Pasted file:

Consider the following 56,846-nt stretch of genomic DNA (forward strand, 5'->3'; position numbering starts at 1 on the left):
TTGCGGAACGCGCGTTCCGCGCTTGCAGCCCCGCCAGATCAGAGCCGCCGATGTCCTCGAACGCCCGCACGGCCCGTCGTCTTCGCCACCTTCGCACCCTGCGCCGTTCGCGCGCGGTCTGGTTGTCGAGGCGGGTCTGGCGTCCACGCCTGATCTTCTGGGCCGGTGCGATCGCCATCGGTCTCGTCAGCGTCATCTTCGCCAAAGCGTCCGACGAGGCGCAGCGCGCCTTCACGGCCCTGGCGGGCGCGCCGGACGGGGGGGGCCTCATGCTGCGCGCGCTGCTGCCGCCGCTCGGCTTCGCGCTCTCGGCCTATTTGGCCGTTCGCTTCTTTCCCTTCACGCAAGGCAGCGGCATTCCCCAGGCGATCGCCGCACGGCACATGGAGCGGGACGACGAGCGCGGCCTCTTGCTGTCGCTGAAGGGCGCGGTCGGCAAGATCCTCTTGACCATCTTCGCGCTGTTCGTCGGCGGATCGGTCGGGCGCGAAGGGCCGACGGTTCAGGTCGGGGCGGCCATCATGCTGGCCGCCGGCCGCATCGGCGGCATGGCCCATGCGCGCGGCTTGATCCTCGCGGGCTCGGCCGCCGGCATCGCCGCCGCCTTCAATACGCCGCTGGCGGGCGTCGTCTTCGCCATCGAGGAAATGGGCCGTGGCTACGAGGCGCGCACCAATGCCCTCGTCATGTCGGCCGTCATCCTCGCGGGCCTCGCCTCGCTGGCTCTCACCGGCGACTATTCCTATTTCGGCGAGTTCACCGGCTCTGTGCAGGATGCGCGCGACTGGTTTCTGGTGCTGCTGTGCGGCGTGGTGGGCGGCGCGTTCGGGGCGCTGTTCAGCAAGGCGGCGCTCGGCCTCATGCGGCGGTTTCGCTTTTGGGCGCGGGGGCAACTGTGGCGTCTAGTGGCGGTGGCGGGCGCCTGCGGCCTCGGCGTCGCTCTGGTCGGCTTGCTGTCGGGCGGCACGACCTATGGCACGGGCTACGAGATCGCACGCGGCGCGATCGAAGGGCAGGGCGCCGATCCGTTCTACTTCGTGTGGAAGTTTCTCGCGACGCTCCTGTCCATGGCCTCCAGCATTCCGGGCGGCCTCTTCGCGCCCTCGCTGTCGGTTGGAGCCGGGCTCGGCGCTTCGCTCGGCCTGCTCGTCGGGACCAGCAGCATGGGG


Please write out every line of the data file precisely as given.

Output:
Consider the following 56,846-nt stretch of genomic DNA (forward strand, 5'->3'; position numbering starts at 1 on the left):
TTGCGGAACGCGCGTTCCGCGCTTGCAGCCCCGCCAGATCAGAGCCGCCGATGTCCTCGAACGCCCGCACGGCCCGTCGTCTTCGCCACCTTCGCACCCTGCGCCGTTCGCGCGCGGTCTGGTTGTCGAGGCGGGTCTGGCGTCCACGCCTGATCTTCTGGGCCGGTGCGATCGCCATCGGTCTCGTCAGCGTCATCTTCGCCAAAGCGTCCGACGAGGCGCAGCGCGCCTTCACGGCCCTGGCGGGCGCGCCGGACGGGGGGGGCCTCATGCTGCGCGCGCTGCTGCCGCCGCTCGGCTTCGCGCTCTCGGCCTATTTGGCCGTTCGCTTCTTTCCCTTCACGCAAGGCAGCGGCATTCCCCAGGCGATCGCCGCACGGCACATGGAGCGGGACGACGAGCGCGGCCTCTTGCTGTCGCTGAAGGGCGCGGTCGGCAAGATCCTCTTGACCATCTTCGCGCTGTTCGTCGGCGGATCGGTCGGGCGCGAAGGGCCGACGGTTCAGGTCGGGGCGGCCATCATGCTGGCCGCCGGCCGCATCGGCGGCATGGCCCATGCGCGCGGCTTGATCCTCGCGGGCTCGGCCGCCGGCATCGCCGCCGCCTTCAATACGCCGCTGGCGGGCGTCGTCTTCGCCATCGAGGAAATGGGCCGTGGCTACGAGGCGCGCACCAATGCCCTCGTCATGTCGGCCGTCATCCTCGCGGGCCTCGCCTCGCTGGCTCTCACCGGCGACTATTCCTATTTCGGCGAGTTCACCGGCTCTGTGCAGGATGCGCGCGACTGGTTTCTGGTGCTGCTGTGCGGCGTGGTGGGCGGCGCGTTCGGGGCGCTGTTCAGCAAGGCGGCGCTCGGCCTCATGCGGCGGTTTCGCTTTTGGGCGCGGGGGCAACTGTGGCGTCTAGTGGCGGTGGCGGGCGCCTGCGGCCTCGGCGTCGCTCTGGTCGGCTTGCTGTCGGGCGGCACGACCTATGGCACGGGCTACGAGATCGCACGCGGCGCGATCGAAGGGCAGGGCGCCGATCCGTTCTACTTCGTGTGGAAGTTTCTCGCGACGCTCCTGTCCATGGCCTCCAGCATTCCGGGCGGCCTCTTCGCGCCCTCGCTGTCGGTTGGAGCCGGGCTCGGCGCTTCGCTCGGCCTGCTCGTCGGGACCAGCAGCATGGGG